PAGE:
Orlebar Brown founder Adam Brown on his entrepreneurial life with Chanel
Few UK brands have enjoyed such explosive growth as Orlebar Brown, the stylish resort label noted for its brilliant photo imagery swimwear.
The label’s founder Adam Brown is an atypical fashionista, who worked in children’s charities and even prisons before finding his niche in the apparel business. Brown got the idea for his brand while travelling and noticing how dully dressed so many otherwise well-dressed men are when it comes to leisure time.
His used of technical fabrics and punchy imagery immediately won a following, so much so that barely a decade after he founded Orlebar Brown he was able to sell it to the greater Chanel group, while still remaining creative director.
A spirited open-minded entrepreneur, we caught up with Brown, just as he is poised to participate in Vodafone’s novel ThoseWhoDare series of webcasts on how to successfully launch your own business.
FashionNetwork.com: How did you get into fashion?
Adam Brown: Well, that was, that was purely by chance when I was 40. I'd been working in the voluntary sector, in HIV prisons and children's charities. Then I became a photographer, I was 40 years old, and I was a terrible photographer. So really, I was looking for something to do, I had the idea for Orlebar Brown, and it was around an item of clothing; around tailored swim shorts. So it was because of a particular idea rather than a desperate yearning to be in fashion. I think I'm not a fashion designer: I very much I fall into the 'curate' rather than 'create' category.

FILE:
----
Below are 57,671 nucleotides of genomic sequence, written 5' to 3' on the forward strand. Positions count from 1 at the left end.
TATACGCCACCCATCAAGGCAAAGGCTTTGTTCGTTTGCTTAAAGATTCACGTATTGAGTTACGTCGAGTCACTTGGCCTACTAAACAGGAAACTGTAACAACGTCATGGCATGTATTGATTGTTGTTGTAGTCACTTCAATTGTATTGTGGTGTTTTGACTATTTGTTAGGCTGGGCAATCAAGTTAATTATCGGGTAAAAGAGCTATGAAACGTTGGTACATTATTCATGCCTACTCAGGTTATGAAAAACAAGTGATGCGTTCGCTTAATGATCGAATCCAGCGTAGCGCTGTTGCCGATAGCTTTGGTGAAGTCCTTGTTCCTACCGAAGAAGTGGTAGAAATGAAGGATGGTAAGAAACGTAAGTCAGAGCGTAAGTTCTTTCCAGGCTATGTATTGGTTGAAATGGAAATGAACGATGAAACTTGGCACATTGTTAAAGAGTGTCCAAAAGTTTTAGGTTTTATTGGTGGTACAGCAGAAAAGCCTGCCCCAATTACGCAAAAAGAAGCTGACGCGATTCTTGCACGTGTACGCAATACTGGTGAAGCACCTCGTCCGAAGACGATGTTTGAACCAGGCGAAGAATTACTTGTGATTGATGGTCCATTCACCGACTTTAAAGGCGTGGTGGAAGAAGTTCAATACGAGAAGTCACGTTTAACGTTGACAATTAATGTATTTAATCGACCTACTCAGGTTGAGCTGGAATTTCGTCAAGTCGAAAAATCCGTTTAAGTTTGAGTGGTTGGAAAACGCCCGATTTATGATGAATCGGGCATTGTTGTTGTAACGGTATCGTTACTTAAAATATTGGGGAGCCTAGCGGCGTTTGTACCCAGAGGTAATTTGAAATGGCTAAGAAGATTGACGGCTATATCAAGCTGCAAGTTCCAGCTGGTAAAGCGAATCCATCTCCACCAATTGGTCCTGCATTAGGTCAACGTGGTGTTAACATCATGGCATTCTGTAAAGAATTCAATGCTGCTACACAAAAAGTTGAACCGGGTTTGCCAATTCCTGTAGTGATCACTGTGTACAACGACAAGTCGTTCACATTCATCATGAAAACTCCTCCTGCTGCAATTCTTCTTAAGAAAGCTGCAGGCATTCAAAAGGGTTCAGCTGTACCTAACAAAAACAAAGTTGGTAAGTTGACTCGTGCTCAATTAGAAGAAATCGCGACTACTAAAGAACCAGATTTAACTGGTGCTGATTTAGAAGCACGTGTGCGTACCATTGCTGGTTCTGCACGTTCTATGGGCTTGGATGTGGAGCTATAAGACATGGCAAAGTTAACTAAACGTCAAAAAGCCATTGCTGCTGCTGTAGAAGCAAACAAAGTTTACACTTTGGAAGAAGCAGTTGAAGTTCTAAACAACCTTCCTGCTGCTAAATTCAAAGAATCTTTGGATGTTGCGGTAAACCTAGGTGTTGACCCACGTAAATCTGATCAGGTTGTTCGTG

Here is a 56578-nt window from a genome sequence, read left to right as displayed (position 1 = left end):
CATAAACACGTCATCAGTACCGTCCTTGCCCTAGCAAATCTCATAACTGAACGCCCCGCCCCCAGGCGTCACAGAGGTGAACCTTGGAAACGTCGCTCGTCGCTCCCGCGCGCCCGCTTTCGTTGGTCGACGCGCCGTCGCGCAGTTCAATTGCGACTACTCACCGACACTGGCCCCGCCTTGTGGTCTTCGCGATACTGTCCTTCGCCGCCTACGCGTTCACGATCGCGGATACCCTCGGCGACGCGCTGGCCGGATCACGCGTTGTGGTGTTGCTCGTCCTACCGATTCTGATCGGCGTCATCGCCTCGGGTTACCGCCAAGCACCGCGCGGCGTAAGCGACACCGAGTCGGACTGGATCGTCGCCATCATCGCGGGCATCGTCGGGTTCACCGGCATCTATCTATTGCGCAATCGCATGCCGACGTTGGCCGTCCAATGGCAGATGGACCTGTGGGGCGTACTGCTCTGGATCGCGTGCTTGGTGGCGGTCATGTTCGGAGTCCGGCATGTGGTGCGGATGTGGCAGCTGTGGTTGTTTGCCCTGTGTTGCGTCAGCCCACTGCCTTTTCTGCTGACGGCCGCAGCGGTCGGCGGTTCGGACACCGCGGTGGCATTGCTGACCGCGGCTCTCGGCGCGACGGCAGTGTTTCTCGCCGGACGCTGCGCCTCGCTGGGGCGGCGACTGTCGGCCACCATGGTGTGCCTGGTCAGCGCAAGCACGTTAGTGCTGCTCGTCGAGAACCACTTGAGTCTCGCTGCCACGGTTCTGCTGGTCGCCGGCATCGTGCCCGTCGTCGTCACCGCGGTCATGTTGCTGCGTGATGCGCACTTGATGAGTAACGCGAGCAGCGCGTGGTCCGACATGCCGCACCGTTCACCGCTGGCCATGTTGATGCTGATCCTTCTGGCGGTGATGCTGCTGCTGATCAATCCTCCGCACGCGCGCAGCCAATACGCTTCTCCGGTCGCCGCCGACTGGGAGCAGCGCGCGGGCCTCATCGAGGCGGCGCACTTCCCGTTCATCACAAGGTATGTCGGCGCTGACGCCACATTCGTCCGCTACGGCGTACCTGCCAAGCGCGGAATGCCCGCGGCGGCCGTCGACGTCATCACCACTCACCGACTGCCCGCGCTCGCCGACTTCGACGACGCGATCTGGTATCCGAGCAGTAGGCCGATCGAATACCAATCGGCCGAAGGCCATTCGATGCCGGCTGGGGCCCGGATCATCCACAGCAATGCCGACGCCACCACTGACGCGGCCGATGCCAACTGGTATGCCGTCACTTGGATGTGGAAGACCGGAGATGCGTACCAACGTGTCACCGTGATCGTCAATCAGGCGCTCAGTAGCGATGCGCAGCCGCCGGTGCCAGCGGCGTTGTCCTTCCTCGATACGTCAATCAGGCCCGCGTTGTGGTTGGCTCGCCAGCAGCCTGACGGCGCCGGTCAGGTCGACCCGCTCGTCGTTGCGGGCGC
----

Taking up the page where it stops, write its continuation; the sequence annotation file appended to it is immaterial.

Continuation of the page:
FNW: What was the toughest or most exciting thing about creating your own brand?
AB: The first one was obviously seeing your product worn on a beach in Ibiza for the very first time. Nothing will take over from that moment. Another one was just that you design a product, but then it becomes a brand. So that the values and the DNA that come from that original product then go on to form this sort of living, breathing brand and seeing that brand come to life. And seeing it sort of become a character. Seeing it have personalities, seeing it speak in a certain way, for me has definitely been the thing I'm probably proudest of. You know that realization it is not just a pair of shorts, but it's something that's imbued with a sort of DNA and values and character and personality and laughs and songs and cries. That's been the most exciting thing.
The toughest thing? There hasn't been a 'toughest' in this. I suppose it's no different to any other startup business; money was always a concern; always thinking about how you're going to be managing cash flow. There have been tough things like, as you start to go into other territories; into America, into South America and into the Far East. How do you do that?
FNW: How has being in the Chanel group changed your working approach?
AB: It hasn't. Orlebar Brown continues to be Orlebar Brown. We have the joy of having being in the Chanel group and just knowing that the owners have your shared values and shared aspirations for the brand. Whether that's around quality, whether that's around trust, whether that's around the sort of emotional engagement with the brand by customers. In our working approach, we continue to do what we've always set out to do. We have support, whether it is retail advice, or legal advice, or just sort of reporting advice. Knowing that it is there, which we didn't have before, has been incredibly useful.
FNW: Have there been synergies with Chanel’s cousin company Eres?
AB: Yes, absolutely. You know, clearly we are the menswear version of Eres. Whether it's looking at retail locations, seeing where Eres has had stores -- how can we help where we have stores? Clearly there are synergies: we want to reach the same people, we want to go to the same places, we exist in the same environment, and we talk to each other very regularly. There are increasing synergies with Eres.